Understanding how the brain processes vocal communication sounds remains one of the most challenging problems in neuroscience. Species-specific vocalizations of nonhuman primates are communication sounds used in intraspecies interactions, analogous to speech in humans. Primate vocalizations are of special interest to us because, compared with other animal species, primates share the most similarities with humans in the anatomical structures of their central nervous systems, including the cerebral cortex. Therefore, neural mechanisms underlying perception and production of speciesspecific primate vocalizations may have direct implications for those operating in the human brain for speech processing. Although field studies provide full access to the natural behavior of primates, it is difficult to combine them with physiological studies at the single neuron level in the same animals. The challenge is to develop appropriate primate models for laboratory studies where both vocal behavior and underlying physiological structures and mechanisms can be systematically investigated. This is a crucial step in understanding how the brain processes vocal communication sounds at the cellular and systems levels. Most primates have a well-developed and sophisticated vocal repertoire in their natural habitats; however, for many primate species such as macaque monkeys, vocal activities largely diminish under the captive conditions commonly found in research institutions, due in part to the lack of proper social housing environments. Fortunately, some primate species such as New World monkeys (e.g., marmosets, squirrel monkeys) remain highly vocal in properly configured captive conditions. These primate species can serve as excellent models to study neural mechanisms responsible for processing species-specific vocalizations.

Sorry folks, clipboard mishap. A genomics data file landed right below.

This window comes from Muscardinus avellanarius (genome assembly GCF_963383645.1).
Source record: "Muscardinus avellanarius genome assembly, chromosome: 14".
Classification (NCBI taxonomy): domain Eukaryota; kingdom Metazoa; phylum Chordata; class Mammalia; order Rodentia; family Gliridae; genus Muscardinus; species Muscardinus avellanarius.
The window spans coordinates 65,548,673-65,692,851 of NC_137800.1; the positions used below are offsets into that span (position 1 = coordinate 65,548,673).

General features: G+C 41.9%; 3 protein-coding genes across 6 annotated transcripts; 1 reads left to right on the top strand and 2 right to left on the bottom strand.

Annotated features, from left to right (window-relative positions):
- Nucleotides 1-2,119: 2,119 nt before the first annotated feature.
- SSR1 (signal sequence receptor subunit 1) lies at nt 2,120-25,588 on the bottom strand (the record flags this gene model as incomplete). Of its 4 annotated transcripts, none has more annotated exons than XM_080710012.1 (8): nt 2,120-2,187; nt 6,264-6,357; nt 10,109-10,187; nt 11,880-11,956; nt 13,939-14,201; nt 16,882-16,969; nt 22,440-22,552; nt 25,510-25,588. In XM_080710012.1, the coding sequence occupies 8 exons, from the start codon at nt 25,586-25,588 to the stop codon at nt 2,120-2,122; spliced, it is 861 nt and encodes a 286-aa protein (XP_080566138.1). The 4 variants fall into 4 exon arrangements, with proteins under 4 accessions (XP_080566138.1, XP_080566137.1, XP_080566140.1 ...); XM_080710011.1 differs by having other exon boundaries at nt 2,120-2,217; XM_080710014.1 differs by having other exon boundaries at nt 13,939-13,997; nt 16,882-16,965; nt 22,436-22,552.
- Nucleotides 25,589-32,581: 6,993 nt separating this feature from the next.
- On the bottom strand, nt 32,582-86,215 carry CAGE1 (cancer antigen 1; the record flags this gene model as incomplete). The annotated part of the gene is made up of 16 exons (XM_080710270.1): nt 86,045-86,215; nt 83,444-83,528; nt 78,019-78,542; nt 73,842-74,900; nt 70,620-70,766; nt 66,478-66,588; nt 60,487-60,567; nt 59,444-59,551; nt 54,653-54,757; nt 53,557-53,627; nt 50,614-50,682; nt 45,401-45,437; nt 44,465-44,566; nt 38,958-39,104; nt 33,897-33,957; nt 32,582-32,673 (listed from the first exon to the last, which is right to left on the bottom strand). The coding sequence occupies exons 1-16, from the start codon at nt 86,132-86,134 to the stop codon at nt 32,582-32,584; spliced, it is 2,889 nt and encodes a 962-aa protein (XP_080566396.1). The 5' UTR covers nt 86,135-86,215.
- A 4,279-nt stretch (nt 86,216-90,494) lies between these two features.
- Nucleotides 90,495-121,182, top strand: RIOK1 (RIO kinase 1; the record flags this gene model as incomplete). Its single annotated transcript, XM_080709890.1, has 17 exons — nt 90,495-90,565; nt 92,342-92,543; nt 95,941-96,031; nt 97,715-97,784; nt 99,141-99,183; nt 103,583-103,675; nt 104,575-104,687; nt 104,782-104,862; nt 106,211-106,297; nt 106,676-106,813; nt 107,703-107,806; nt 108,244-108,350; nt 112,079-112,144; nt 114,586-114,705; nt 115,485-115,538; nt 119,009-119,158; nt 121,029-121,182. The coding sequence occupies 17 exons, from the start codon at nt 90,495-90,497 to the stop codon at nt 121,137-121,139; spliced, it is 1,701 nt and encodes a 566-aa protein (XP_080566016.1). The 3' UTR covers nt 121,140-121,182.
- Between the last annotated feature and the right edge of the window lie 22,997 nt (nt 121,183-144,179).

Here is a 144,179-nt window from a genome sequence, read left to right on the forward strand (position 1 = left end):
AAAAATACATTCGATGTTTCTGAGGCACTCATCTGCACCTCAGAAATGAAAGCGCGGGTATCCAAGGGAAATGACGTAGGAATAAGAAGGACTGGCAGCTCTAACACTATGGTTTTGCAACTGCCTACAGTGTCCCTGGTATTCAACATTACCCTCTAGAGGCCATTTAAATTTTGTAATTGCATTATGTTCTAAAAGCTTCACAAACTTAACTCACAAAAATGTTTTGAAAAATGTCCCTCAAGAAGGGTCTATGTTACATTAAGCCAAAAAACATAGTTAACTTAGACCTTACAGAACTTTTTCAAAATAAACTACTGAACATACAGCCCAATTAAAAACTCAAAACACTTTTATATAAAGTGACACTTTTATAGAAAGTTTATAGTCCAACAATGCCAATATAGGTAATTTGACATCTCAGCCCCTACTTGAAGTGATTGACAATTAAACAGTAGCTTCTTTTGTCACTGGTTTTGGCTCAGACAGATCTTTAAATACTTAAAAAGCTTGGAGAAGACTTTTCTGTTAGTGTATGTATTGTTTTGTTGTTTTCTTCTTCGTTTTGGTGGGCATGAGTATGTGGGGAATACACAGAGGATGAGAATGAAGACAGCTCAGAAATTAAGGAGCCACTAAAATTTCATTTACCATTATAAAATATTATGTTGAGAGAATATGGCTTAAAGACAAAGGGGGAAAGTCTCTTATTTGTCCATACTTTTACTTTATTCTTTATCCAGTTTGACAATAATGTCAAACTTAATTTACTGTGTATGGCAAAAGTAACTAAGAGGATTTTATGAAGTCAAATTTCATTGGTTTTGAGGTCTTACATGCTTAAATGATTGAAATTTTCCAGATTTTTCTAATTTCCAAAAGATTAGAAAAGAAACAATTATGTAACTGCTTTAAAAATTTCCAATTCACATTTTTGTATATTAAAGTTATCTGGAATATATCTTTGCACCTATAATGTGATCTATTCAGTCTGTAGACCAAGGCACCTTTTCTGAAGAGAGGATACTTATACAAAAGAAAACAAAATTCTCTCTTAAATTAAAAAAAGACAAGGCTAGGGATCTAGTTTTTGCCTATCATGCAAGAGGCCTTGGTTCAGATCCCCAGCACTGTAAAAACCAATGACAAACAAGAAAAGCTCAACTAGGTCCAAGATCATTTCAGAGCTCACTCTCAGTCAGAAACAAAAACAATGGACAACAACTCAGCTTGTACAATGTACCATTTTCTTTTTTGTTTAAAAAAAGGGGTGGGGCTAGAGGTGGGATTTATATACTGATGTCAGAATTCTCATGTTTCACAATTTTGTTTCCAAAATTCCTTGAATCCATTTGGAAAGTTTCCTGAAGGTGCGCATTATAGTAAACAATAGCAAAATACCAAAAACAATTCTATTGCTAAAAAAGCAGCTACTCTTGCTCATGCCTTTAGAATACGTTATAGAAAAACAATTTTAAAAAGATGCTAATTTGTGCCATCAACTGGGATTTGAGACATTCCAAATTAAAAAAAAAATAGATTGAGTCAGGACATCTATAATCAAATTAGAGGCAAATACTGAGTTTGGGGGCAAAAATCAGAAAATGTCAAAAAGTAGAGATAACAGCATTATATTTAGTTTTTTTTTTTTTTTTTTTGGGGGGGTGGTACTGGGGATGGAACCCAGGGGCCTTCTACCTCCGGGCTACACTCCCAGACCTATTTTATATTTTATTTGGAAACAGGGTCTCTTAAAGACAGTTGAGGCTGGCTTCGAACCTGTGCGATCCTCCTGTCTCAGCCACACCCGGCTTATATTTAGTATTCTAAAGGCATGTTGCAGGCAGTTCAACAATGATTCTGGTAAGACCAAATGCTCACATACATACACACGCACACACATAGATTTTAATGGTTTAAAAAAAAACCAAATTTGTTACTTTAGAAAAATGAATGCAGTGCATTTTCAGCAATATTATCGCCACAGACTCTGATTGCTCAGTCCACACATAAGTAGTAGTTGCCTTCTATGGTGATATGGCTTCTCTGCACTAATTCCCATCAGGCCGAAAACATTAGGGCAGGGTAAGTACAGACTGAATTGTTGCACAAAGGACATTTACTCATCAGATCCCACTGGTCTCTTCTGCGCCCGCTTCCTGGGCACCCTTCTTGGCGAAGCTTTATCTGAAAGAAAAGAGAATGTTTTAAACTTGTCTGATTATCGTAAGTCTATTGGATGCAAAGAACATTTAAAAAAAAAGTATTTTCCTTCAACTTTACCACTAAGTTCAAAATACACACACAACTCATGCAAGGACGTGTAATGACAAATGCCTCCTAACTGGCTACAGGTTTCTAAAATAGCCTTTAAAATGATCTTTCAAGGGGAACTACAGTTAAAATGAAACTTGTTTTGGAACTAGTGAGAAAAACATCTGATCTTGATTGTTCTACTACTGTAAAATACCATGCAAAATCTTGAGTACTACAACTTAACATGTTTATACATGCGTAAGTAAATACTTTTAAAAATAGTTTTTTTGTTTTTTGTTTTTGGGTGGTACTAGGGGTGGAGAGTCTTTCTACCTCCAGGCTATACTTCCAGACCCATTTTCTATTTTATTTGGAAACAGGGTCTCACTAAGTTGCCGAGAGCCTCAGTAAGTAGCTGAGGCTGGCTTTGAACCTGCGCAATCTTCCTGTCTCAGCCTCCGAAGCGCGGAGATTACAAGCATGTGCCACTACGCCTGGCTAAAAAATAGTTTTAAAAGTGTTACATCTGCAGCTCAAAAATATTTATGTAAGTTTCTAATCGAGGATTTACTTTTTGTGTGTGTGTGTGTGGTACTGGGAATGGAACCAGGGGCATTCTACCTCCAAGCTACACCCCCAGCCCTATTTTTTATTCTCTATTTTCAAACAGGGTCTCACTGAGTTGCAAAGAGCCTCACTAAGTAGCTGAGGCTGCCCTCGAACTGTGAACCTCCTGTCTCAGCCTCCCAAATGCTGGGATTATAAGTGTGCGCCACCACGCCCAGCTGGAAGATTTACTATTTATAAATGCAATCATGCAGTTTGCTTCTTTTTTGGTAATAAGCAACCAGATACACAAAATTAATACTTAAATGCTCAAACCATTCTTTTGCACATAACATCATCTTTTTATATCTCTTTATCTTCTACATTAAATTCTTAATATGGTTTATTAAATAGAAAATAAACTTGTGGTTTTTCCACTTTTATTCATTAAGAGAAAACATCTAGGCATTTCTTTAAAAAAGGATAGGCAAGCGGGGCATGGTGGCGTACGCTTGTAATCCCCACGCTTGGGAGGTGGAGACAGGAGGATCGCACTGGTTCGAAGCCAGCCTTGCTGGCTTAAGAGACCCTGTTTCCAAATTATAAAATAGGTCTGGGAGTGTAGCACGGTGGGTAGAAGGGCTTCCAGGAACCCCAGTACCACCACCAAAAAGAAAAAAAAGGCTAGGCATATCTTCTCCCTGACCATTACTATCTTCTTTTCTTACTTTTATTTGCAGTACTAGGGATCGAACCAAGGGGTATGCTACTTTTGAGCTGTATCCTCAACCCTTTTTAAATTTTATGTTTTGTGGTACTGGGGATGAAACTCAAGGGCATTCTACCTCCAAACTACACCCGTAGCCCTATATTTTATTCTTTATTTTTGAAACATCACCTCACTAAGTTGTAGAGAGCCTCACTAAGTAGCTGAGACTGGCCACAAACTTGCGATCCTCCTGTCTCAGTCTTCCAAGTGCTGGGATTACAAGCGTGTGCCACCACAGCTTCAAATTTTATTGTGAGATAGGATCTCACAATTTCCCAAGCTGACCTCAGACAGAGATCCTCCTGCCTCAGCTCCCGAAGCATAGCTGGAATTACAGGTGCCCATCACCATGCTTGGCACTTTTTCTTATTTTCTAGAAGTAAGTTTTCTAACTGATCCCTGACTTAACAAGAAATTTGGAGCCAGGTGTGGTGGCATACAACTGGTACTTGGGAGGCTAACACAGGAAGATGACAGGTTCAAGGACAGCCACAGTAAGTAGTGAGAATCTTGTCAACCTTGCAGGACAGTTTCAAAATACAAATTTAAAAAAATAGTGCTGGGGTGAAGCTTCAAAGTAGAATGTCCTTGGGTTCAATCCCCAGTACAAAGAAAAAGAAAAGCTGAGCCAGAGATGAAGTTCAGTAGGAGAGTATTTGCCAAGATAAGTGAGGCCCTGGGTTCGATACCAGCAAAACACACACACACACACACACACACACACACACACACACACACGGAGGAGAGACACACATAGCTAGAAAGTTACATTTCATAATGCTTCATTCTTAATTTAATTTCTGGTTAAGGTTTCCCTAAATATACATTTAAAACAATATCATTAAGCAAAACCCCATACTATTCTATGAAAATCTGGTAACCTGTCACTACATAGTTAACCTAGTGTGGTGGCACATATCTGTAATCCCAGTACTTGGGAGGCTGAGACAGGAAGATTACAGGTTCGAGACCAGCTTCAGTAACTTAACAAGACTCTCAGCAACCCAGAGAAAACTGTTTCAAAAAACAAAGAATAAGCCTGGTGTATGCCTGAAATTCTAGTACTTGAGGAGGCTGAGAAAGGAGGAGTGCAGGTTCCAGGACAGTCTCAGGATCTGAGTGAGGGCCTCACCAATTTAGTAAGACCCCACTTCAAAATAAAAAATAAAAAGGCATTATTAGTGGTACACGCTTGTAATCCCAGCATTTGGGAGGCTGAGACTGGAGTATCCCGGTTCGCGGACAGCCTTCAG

|Original language||English (US)|
|Title of host publication||Primate Audition|
|Subtitle of host publication||Ethology and Neurobiology|
|Number of pages||21|
|ISBN (Print)||0849309565, 9780849309564|
|State||Published - Jan 1 2002|
ASJC Scopus subject areas